Repeat of border aid battle expected with Homeland Security bill

Repeat of border aid battle expected with Homeland Security bill
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Just days after an internal revolt endangered passage of a border aid bill, House Democrats are set to replay the fight over the Department of Homeland Security (DHS) appropriations bill.

"You don't have to watch the debate,” said Rep. Mike QuigleyMichael (Mike) Bruce QuigleyLawmakers point to entitlements when asked about deficits Mueller Day falls flat Mueller on Trump's WikiLeaks embrace: 'Problematic is an understatement' MORE (D-Ill.), an appropriator. “Just get the old C-SPAN tapes. Run them again. It's the same arguments."

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This past week, the party's progressive wing forestalled a vote on a $4.6 billion supplemental bill, saying the package did not contain enough restrictions on President TrumpDonald John TrumpDavid Axelrod after Ginsburg cancer treatment: Supreme Court vacancy could 'tear this country apart' EU says it will 'respond in kind' if US slaps tariffs on France Ginsburg again leaves Supreme Court with an uncertain future MORE's border policies.

But their victory was short-lived.

Democratic moderates successfully pushed for the House to send Trump the Senate-passed bipartisan bill that did not include the provisions sought by liberals, while also including funds for Immigration and Customs Enforcement (ICE), an agency that some on the left have pushed to reform or even abolish.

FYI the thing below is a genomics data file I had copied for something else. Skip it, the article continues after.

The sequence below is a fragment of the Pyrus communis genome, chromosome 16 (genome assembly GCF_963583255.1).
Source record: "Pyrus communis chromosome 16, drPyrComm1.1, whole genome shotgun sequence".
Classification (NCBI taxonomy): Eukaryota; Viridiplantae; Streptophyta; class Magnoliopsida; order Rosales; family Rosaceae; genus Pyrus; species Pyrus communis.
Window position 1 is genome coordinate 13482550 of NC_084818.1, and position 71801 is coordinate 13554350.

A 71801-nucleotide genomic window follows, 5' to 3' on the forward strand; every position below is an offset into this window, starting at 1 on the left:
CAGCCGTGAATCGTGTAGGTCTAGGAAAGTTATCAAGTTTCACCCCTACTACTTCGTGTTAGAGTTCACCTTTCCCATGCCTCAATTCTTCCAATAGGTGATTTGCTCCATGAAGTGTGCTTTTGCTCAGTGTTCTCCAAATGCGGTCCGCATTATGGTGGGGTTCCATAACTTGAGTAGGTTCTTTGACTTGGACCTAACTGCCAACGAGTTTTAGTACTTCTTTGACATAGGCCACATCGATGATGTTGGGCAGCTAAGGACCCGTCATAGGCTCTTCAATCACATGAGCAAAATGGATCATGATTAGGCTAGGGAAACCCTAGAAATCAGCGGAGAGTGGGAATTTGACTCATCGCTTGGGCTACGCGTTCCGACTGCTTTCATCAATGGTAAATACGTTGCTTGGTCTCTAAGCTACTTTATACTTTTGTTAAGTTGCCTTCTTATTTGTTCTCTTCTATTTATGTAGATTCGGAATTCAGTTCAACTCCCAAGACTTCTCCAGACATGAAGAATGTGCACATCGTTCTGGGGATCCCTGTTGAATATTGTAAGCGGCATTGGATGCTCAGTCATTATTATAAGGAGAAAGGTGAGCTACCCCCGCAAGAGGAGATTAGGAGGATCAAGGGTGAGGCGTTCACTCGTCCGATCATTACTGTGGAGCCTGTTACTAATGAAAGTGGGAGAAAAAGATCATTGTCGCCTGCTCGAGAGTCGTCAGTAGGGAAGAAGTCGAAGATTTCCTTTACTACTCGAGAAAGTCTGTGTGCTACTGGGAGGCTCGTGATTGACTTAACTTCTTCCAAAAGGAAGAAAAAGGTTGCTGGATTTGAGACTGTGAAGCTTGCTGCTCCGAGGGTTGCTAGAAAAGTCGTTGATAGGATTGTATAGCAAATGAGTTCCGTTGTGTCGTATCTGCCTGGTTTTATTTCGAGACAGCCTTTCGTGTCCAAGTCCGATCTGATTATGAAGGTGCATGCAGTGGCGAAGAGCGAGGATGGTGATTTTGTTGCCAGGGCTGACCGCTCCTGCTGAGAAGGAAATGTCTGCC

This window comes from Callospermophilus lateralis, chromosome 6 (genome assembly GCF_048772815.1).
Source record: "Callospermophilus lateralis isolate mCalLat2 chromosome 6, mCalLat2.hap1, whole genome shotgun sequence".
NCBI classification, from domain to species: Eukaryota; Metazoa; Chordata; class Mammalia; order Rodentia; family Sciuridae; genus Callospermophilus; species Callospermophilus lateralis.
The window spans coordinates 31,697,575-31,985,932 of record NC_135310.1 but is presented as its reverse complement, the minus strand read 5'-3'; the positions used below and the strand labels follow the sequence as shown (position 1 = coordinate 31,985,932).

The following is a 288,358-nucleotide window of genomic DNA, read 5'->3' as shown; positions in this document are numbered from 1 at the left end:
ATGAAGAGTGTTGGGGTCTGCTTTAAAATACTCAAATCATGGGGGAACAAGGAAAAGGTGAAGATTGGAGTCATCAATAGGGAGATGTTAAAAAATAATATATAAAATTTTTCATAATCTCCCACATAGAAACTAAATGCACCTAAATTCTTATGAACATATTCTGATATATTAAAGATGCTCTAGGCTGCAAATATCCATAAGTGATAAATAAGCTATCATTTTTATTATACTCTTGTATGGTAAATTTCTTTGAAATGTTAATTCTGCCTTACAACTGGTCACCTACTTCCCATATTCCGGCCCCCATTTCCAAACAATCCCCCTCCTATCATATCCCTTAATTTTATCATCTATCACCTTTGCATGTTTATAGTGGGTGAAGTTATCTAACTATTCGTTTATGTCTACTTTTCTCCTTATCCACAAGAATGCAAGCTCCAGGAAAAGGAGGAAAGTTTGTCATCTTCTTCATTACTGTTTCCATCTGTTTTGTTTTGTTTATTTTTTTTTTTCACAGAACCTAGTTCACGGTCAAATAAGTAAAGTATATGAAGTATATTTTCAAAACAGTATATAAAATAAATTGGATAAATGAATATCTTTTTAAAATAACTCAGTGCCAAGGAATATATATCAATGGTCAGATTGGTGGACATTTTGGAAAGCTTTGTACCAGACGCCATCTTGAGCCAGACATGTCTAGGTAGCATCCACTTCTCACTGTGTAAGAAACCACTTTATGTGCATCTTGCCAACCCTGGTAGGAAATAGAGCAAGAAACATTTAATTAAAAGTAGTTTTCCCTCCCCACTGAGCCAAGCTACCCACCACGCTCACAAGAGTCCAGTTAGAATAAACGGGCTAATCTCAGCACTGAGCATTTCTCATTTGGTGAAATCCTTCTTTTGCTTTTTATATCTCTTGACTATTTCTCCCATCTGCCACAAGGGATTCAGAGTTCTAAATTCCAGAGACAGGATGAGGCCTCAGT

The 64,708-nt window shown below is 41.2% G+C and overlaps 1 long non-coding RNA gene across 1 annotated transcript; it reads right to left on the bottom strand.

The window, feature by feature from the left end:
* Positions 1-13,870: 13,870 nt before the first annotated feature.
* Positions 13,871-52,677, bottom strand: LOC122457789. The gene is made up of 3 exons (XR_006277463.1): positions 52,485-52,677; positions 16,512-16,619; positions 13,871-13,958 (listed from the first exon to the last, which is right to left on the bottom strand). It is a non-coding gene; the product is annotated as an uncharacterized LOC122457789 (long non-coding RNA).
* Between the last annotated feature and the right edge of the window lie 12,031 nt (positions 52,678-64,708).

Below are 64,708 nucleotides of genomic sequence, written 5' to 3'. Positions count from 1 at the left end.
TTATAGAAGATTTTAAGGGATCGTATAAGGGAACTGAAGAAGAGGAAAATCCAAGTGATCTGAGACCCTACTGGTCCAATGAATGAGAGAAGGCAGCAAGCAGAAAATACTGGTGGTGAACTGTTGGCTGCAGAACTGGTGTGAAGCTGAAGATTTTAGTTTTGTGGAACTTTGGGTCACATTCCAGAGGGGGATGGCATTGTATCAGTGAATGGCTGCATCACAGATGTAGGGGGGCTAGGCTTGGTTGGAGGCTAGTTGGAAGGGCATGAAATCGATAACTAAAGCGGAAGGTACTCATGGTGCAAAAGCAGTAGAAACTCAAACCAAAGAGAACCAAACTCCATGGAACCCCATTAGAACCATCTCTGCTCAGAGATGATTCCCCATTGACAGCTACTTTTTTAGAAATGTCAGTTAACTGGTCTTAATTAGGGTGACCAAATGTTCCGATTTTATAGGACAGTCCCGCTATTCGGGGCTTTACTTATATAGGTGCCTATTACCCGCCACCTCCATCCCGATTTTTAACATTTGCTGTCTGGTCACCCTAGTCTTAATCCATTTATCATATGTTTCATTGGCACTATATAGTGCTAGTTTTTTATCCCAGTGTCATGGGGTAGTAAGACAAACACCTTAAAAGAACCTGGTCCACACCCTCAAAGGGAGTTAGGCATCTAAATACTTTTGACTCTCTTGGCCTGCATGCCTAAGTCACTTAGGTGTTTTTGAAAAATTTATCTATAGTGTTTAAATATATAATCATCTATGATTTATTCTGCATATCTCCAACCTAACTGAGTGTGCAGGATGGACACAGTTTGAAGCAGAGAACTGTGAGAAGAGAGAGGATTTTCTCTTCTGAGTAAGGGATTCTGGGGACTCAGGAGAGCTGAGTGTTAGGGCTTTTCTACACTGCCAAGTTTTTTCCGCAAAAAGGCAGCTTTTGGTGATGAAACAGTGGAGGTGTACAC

With the battle over the border supplemental lost, progressives are now raising the same concerns over the DHS appropriations bill, one of two spending bills Democrats failed to pass in June.

“I think there's definitely going to be changes sought to it,” said Rep. Alexandria Ocasio-CortezAlexandria Ocasio-CortezThe Memo: Dangers loom for Trump on immigration Students retreating from politics as campuses become progressive playgrounds Former GOP Rep. Jason Lewis says he'll challenge Tina Smith in Minnesota MORE (D-N.Y.), who fought for changes in the supplemental and voted against both the House and Senate bills.

Rep. Ro KhannaRohit (Ro) KhannaKing incites furor with abortion, rape and incest remarks San Jose mayor proposes mandatory liability insurance for gun owners Democrats give cold shoulder to Warren wealth tax MORE (D-Calif.), a key progressive, said the process employed to strike a deal on the supplemental worked well, and hopes to see it repeated for the DHS spending bill.

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"I would want to make sure that there isn't opportunity for abuse by ICE agents, that there are safeguards in terms of human rights and how we're treating kids, and that there are restrictions on the transfer of funding,” he said.

The battle comes as the 2020 Democratic primary season kicks into high gear with televised debates, where the question of how to deal with immigration has played a prominent role. Candidates like Sen. Elizabeth WarrenElizabeth Ann WarrenSteyer calls on DNC to expand polling criteria for debates Gabbard hits DNC over poll criteria for debates The Hill's Campaign Report: Democratic field begins to shrink ahead of critical stretch MORE (D-Mass.) took turns visiting an emergency facility in Homestead, Fla., and denouncing the conditions their for migrant children.